There are some Christian denominations though that fast instead of feast. They fast during the season of Advent so that they learn to anticipate the joy of Christmas (and all the food that goes with it) by abstaining from certain foods. We live in between the first Advent and second Advent of Christ, so we urge you to both feast and fast this Advent! Feast in the joy of Christ’s coming, but also take some time this Advent season to fast in anticipation of Christ’s second coming. My article “The Advent Fast” (with accompanying study guide) is an introduction to how fasting can be a spiritual practice during Advent.
Kimberlee Conway Ireton, author of The Circle of Seasons: Meeting God in the Church Year, suggests the following litany for families during Advent:
“In our home, we begin our evening meal by lighting a candle and saying a short litany. For Advent we sing the first verse of “O Come, O Come Emmanuel” when we light the candle.”
Candles for an Advent wreath are sold in packs at your nearest Hallmark store, or you can buy five candles (three purple, one pink, and one white). You can use any wreath you would prefer. The Advent Wreath is a tangible way for your family to learn to celebrate Advent together.
Advent Calendars are also a great way for younger children (or adults!) to learn to anticipate Christmas.
Advent Calendars can be found at most food stores or ordered online. Starbucks is even selling them this year.
While the world spends vast amounts of money on Christmas gifts and even goes into debt buying the latest toys and fashions, we as Christians find our hope not in gifts but in Christ’s coming to earth. For more information on how stopping the Christmas splurge is the best way to celebrate Advent, go to Advent Conspiracy. Advent Conspiracy and International Justice Mission have teamed together this year to help end modern day slavery. All we have to do is spend less on ourselves and more on those who are in desperate need for the God of Justice to rescue them.
[AC] Promo 2012 – International Justice Mission from Advent Conspiracy on Vimeo.
I’m not saying don’t buy any presents, though. There are many ways to shop for Christmas presents that gives hope to others. Shop for Christmas presents this year at Ten Thousand Villages for fair trade clothing, furniture, and items, or shop the International Justice Mission gift catalog for some gifts for a cause.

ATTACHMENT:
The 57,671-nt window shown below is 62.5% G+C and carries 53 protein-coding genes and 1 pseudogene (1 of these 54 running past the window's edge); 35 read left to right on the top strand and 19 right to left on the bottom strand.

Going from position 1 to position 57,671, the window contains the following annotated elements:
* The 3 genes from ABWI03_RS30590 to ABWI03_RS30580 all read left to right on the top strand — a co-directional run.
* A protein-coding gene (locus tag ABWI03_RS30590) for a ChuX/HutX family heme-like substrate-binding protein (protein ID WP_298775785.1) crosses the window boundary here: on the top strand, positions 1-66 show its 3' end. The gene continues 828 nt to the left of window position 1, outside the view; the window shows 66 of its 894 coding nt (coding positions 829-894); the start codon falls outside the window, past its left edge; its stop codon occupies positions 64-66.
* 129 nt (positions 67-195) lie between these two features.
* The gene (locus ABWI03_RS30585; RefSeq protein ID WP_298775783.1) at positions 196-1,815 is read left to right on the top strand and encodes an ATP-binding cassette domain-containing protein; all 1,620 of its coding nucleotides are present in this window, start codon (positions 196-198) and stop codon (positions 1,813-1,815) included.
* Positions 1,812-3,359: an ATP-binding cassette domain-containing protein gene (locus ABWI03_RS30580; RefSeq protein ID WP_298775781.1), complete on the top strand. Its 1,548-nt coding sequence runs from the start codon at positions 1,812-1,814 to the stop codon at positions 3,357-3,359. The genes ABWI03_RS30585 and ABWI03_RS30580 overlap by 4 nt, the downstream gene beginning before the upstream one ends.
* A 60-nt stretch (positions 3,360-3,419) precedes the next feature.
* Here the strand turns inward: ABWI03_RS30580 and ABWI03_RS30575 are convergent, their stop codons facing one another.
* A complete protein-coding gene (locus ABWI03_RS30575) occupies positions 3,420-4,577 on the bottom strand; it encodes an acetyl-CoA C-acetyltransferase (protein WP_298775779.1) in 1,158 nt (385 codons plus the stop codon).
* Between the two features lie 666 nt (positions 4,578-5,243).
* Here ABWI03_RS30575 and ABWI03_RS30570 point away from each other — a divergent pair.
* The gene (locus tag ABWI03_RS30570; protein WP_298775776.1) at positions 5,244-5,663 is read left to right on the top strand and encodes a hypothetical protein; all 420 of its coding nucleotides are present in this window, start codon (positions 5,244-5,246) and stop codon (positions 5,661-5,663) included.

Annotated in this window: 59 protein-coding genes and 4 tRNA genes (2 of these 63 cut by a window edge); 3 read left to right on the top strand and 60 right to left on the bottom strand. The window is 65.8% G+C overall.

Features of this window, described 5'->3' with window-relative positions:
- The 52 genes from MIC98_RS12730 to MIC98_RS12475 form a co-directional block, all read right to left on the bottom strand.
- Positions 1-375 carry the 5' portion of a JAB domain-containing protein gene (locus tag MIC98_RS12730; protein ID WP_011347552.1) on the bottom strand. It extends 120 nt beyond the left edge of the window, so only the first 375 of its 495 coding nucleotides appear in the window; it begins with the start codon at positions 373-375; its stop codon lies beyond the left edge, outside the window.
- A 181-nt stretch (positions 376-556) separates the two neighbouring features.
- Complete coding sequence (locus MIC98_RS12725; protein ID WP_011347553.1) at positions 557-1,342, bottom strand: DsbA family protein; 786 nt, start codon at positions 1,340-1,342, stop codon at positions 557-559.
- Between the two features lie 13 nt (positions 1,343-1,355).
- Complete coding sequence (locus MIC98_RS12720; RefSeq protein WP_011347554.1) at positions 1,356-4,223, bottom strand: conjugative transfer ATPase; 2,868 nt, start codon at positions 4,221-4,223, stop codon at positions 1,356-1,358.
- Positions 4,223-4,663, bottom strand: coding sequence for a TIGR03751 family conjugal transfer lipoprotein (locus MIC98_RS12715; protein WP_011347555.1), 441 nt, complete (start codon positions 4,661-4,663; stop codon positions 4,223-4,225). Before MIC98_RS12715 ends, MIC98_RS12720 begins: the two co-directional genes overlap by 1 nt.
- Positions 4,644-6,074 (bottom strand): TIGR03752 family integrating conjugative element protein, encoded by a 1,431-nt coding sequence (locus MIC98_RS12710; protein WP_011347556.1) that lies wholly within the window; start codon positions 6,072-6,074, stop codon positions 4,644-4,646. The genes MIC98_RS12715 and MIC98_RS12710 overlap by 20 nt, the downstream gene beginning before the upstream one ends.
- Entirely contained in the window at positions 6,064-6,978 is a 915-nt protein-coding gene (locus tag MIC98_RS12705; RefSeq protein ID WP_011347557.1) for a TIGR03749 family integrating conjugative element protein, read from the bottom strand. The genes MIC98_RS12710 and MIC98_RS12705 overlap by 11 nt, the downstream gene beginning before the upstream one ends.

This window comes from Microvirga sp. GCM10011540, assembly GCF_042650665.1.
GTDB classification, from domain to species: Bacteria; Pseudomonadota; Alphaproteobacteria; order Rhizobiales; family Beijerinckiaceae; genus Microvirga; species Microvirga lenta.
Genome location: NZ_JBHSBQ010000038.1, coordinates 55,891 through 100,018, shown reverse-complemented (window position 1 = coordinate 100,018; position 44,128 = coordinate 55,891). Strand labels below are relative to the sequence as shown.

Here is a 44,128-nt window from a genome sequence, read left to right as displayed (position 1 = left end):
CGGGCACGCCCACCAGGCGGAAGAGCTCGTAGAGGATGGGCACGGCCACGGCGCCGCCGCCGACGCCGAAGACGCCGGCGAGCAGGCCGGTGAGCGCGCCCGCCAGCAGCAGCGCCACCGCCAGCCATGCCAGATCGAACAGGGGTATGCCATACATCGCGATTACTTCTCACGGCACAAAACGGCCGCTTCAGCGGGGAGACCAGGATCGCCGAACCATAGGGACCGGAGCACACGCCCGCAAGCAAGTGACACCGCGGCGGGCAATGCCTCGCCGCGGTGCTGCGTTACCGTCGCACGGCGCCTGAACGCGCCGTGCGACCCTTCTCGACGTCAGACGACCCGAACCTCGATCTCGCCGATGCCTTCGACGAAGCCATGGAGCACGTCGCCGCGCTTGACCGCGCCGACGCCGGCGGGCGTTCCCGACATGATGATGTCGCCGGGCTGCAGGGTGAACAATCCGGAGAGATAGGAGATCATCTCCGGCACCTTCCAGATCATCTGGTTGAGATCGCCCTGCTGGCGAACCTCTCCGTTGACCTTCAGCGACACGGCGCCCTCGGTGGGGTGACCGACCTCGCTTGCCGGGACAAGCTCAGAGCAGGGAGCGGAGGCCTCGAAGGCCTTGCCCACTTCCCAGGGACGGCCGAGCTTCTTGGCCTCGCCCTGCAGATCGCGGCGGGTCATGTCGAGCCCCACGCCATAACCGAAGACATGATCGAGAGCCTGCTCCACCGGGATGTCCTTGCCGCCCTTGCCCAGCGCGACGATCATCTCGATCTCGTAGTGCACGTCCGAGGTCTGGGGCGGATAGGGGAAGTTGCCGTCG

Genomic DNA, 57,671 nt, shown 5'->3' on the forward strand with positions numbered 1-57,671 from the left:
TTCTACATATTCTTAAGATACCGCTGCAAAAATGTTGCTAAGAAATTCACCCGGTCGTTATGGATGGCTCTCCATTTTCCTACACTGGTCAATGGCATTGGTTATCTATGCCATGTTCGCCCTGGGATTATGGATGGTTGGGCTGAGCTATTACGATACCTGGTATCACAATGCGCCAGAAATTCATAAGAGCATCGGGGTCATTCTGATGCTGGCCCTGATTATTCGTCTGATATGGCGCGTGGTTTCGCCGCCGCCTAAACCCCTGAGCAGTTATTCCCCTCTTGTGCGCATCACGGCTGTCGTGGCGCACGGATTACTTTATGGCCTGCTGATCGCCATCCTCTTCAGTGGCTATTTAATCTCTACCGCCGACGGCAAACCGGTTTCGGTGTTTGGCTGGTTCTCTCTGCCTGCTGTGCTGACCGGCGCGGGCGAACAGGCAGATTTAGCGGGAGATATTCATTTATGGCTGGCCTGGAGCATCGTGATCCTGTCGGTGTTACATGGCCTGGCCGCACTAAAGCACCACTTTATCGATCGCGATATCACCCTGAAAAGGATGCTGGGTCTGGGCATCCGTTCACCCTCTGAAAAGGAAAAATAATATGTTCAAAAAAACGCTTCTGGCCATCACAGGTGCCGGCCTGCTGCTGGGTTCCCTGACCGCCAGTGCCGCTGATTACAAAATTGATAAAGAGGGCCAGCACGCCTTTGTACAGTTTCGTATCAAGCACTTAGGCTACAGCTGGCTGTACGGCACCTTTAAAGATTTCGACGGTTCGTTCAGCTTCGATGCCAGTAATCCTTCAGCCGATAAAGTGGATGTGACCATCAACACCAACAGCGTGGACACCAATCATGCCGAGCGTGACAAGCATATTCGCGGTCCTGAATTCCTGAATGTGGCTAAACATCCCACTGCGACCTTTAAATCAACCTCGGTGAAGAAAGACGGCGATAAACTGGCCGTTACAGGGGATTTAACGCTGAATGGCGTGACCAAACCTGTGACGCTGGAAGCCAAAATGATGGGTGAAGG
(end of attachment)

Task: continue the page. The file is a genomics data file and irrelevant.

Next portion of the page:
For information on Christmas shopping read Julie Clawson’s “Fair Trade Christmas.”
And this year I am going to try to make a lot of our presents. Jams, breads and some special surprises for all!
No matter whether your family does daily devotions or not, make it your Christian New Year’s resolution to take some time out of the day to talk with your family about the coming of Christ. Maybe choose to focus on Mary’s Song in Luke 1:46-55, use the Mustard Seed Associate’s devotional Waiting for the Light (the first devotional is by yours truly) or make a Jesse Tree with your family—it’s a craft and devotional! Ann Voskamp has also created a Jesse Tree devotional.
Goshen College also provides devotions for Advent. A contemplative’s delight is the Watch for the Light devotional. Advent is the start of the new church calendar, so if you want to start using a devotional series linked to the church year Advent is the perfect time to start.
Advent is the perfect time of year to cozy up in your favorite chair and read some poetry. Over the past few years I have written poems during Advent. Some of my favorites are “On the Incarnation of Man,” ”Day 23” and “Day 20.” Another poem I love to read during Advent is T.S. Eliot’s “Journey of the Magi.”
If you would like to use this guide with your small group or church contact me.